Frank and Susannah walked in and had to do the ol’ ID and vax card scramble. It was clear Frank hadn’t seen us yet. How exciting for me! I’ve never seen the face of a truly surprised person before, and I had time to prepare for it. I was staring very hard at Frank’s face to make sure I didn’t blink when the surprise registered.
I’ll tell you this: Surprise looks a lot like confusion turning into joy, but that’s based on a single data point.
Kaitlyn: My concern when Frank and Susannah were arriving was that Frank wouldn’t immediately remember who I was, having only met me a few times over the course of five years. I didn’t want him to look at the group and think, Is this a surprise birthday party for me? I don’t want to make an embarrassing assumption … and I don’t know who that person is … so maybe the party is for someone else.
But he did remember who I was! And he grasped what was happening!
Phew. My second or third drink was a beer but it had pinot-noir grapes in it, so it was basically still wine. I loved it. I also loved listening to Lizzie explain the terribly complicated premise and gameplay process of Deal or No Deal to someone who had never seen it, and I loved when Susannah expressed sincere surprise that nobody else at the table had bothered to customize their Reddit aliens to look like themselves. I took a picture of her brandishing her user profile on her phone and put it on my Instagram Story, captioned “All girls are on Reddit!” It’s one of those things that seems like it could be true.
Lizzie: Deal or No Deal and Reddit are alike in a lot of ways, or at least alike in one very significant way: Once you get sucked in, it’s really hard to get out.
Here’s what else we covered, conversationally:
Craigslist roommates, and how sometimes they turn out to be really good friends, but most of the time you stop talking to them after your lease ends because you had to dodge them while they did pull-ups in the doorway of the kitchen too many times. Karen told a story about her roommate getting the exact same “really ugly” tattoo as her in the exact same spot years after they stopped living together. This was the same roommate who had previously written about the size of Karen’s breasts in her LiveJournal entries.
The former Summer House castmate Hannah Berner and her Irish-comic fiancé, Des Bishop. Someone had spotted them at Gowanus’s Pig Beach a few months prior. Pig Beach is generally the place you go when you can’t find outdoor seating at any other bar but you absolutely must sit at a picnic table and spend $21 on a frozen cocktail. I wonder if the combination of the cornhole and the Virginia Beach meets casual Friday attire that’s so common there took her back to her days in front of the Bravo cameras.
The sound a cow makes while being killed by a coyote. This one was from Kaitlyn.
Kaitlyn: Okay, I don’t mean to bring this up all the time, but I’ve become really concerned about the coyotes that live behind my parents’ house. I don’t think it is a good sign that they wander around in daylight now!
The next thing that happened may surprise you ... I was moved by the weed gummy to approach a man at the bar who was reading one of those Library of America books that have a ribbon for keeping track of your page. I felt a powerful curiosity about him because he was having an artisanal beer in a well-lit room while people around him were shout-laughing and breaking glasses, and he didn’t seem to be experiencing any stomach-twisting or dark thoughts. He was reading Wendell Berry, he said. I said, “Oh!” and that I’d started to read the recent New Yorker profile, but had gotten annoyed—not everyone can just own a bunch of land, even if they save money by not having toilets. People are right to live in cities, I said. He was not defensive at all and told me he knew where I was coming from but there were several reasons I might give Berry a try anyway, if I had the time.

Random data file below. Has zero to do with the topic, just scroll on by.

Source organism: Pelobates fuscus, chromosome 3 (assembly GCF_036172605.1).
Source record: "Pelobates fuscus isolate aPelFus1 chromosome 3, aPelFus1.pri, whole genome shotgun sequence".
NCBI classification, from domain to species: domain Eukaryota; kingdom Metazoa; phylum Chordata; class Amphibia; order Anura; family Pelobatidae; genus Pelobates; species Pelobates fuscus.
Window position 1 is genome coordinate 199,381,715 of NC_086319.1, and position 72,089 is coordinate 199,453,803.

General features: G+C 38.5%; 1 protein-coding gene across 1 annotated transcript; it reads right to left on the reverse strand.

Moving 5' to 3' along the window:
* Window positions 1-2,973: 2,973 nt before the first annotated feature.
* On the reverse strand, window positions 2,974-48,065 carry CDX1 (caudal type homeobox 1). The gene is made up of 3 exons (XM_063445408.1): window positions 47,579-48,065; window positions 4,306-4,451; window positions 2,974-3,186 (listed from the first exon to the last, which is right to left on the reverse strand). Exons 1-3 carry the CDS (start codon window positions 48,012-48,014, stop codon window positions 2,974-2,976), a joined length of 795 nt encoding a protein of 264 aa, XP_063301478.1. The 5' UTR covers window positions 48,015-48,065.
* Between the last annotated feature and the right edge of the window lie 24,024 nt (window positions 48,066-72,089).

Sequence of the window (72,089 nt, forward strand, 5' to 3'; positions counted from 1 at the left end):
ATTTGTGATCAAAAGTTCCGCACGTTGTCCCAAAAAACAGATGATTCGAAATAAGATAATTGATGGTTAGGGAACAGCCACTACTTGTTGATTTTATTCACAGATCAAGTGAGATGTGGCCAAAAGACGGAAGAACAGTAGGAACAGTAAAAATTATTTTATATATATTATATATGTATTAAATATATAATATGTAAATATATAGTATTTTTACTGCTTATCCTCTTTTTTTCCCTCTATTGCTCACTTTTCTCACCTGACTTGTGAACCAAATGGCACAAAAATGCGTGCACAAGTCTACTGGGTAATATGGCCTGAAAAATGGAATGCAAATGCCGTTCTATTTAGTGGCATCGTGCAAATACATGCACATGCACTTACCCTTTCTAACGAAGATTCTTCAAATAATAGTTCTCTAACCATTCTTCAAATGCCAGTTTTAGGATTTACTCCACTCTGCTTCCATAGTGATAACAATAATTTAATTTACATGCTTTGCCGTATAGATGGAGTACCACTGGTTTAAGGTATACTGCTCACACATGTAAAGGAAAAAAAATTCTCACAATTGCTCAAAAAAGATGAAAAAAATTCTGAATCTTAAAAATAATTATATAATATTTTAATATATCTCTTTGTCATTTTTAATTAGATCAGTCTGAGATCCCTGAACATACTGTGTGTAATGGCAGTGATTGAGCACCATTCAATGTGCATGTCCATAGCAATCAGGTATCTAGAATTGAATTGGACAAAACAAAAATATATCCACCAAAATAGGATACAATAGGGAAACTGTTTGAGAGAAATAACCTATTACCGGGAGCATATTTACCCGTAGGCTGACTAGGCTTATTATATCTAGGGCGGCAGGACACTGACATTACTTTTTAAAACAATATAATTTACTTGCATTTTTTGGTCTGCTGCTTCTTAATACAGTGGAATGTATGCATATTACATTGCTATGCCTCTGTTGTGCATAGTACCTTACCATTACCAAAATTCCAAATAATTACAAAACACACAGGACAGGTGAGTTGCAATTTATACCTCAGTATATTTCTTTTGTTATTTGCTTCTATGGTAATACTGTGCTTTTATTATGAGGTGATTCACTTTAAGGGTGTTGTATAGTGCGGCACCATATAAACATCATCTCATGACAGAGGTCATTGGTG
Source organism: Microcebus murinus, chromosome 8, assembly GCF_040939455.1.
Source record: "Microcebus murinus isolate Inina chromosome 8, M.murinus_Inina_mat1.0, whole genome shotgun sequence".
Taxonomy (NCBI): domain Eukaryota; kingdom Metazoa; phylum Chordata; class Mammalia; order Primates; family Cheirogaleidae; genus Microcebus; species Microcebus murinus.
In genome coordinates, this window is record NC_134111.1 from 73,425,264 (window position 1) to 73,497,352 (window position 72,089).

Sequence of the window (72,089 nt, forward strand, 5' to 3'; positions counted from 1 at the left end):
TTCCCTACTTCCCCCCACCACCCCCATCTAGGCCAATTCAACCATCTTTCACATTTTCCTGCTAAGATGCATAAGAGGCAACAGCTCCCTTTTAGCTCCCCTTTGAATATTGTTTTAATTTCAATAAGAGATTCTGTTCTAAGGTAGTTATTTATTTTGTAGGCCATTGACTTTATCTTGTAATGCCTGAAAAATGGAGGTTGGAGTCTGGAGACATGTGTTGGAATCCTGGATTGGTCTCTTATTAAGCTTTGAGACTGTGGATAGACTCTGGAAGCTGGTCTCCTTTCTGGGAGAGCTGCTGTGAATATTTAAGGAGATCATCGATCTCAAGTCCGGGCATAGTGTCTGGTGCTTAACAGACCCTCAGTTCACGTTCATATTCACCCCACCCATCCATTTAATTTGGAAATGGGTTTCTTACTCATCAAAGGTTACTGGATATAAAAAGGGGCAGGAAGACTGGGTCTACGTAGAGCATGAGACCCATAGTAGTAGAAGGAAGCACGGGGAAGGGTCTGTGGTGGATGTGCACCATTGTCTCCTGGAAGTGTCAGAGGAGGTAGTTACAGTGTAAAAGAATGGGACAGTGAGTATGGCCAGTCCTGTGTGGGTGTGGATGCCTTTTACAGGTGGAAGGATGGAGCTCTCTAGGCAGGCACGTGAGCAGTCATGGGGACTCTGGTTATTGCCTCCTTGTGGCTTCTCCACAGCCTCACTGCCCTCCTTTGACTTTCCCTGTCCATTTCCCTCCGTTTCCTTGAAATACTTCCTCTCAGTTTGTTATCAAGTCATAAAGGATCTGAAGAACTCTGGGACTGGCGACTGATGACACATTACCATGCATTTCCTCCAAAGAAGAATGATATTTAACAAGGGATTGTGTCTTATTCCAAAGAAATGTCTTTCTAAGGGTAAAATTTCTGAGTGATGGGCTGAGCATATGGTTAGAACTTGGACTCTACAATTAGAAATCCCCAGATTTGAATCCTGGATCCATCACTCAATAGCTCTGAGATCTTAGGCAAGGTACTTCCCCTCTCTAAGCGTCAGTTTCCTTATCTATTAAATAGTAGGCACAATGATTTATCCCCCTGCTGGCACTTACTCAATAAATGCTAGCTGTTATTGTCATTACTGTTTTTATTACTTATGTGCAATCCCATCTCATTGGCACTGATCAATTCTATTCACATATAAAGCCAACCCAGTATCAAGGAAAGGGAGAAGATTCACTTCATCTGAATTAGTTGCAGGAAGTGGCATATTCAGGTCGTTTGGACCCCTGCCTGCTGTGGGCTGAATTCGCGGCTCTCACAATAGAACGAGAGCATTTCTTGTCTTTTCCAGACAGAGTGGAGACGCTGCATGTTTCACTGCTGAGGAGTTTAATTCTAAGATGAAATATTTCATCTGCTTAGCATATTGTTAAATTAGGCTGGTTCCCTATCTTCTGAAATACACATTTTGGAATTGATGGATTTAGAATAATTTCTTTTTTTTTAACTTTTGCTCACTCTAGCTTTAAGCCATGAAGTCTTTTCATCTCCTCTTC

I really had to sit down after that. I was like, That was shocking? If an obviously drunk person had come up to me at a bar and asked what I was reading, I would have assumed they were making fun of me. I would have told them to get the hell out of my face. No one else was really dwelling on it, but I felt changed. I ate my cake and listened to a confusing but exhilarating story about how Susannah was blocked on Instagram by the poet Rachel Rabbit White for some reason, but she can still see her Stories by logging in to her dog’s account. This is how she learned that Rachel Rabbit White moved into Caroline Calloway’s apartment, surely a mistake considering Calloway had supposedly painted over all the cabinets and the microwave. (She said.)
Anyway, I waltzed out early on a high note to meet Nathan and his friends Rebecca and Bayne in Bushwick. They said they’d just been to KGB Bar and that someone had taken the Soviet flag off of the wall and ceremoniously torn it in half, in solidarity with Ukraine. I said I didn’t know if people need to be doing all that. Then I spaced out for, like, 90 minutes.
Lizzie: The rest of us stayed at the bar until last call, which at Grimm Artisanal Ales is only midnight. That was our signal to head out. If we learned anything, it was that you can’t fake a surprise, you can’t fake the sound of a coyote getting killed by a cow, and you can’t fake a good time. Luckily, we didn’t have to!
Kaitlyn: In the words of Richard M. Nixon: “Dignity, command, head high, no fear, building a new spirit, drive, act like a President, act like a winner.” In bed by 12:45!